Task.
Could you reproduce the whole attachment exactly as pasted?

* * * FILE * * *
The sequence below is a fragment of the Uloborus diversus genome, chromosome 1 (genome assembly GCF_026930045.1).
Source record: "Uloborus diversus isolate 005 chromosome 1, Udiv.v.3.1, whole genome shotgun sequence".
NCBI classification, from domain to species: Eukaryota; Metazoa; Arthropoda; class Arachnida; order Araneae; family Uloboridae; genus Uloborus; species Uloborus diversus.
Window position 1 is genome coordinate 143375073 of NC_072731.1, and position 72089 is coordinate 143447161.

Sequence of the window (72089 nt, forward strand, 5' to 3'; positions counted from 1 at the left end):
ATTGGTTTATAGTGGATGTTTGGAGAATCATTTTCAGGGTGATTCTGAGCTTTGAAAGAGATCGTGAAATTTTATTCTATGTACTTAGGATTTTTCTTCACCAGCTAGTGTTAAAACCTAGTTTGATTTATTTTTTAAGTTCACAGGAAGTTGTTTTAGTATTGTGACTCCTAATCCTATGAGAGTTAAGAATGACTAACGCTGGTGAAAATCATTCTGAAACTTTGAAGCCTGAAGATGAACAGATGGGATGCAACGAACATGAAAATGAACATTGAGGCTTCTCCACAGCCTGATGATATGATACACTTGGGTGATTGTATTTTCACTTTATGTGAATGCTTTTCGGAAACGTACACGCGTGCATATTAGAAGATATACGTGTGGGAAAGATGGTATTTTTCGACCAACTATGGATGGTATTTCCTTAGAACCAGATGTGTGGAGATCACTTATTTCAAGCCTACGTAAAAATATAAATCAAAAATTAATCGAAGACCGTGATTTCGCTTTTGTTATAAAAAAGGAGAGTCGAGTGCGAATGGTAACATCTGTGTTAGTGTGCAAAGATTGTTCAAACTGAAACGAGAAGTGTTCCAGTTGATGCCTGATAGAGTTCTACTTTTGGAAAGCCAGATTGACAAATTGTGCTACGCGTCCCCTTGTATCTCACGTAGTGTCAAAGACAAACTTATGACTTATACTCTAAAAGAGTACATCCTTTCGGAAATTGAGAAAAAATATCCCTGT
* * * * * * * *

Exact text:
The sequence below is a fragment of the Uloborus diversus genome, chromosome 1 (genome assembly GCF_026930045.1).
Source record: "Uloborus diversus isolate 005 chromosome 1, Udiv.v.3.1, whole genome shotgun sequence".
NCBI classification, from domain to species: Eukaryota; Metazoa; Arthropoda; class Arachnida; order Araneae; family Uloboridae; genus Uloborus; species Uloborus diversus.
Window position 1 is genome coordinate 143375073 of NC_072731.1, and position 72089 is coordinate 143447161.

Sequence of the window (72089 nt, forward strand, 5' to 3'; positions counted from 1 at the left end):
ATTGGTTTATAGTGGATGTTTGGAGAATCATTTTCAGGGTGATTCTGAGCTTTGAAAGAGATCGTGAAATTTTATTCTATGTACTTAGGATTTTTCTTCACCAGCTAGTGTTAAAACCTAGTTTGATTTATTTTTTAAGTTCACAGGAAGTTGTTTTAGTATTGTGACTCCTAATCCTATGAGAGTTAAGAATGACTAACGCTGGTGAAAATCATTCTGAAACTTTGAAGCCTGAAGATGAACAGATGGGATGCAACGAACATGAAAATGAACATTGAGGCTTCTCCACAGCCTGATGATATGATACACTTGGGTGATTGTATTTTCACTTTATGTGAATGCTTTTCGGAAACGTACACGCGTGCATATTAGAAGATATACGTGTGGGAAAGATGGTATTTTTCGACCAACTATGGATGGTATTTCCTTAGAACCAGATGTGTGGAGATCACTTATTTCAAGCCTACGTAAAAATATAAATCAAAAATTAATCGAAGACCGTGATTTCGCTTTTGTTATAAAAAAGGAGAGTCGAGTGCGAATGGTAACATCTGTGTTAGTGTGCAAAGATTGTTCAAACTGAAACGAGAAGTGTTCCAGTTGATGCCTGATAGAGTTCTACTTTTGGAAAGCCAGATTGACAAATTGTGCTACGCGTCCCCTTGTATCTCACGTAGTGTCAAAGACAAACTTATGACTTATACTCTAAAAGAGTACATCCTTTCGGAAATTGAGAAAAAATATCCCTGT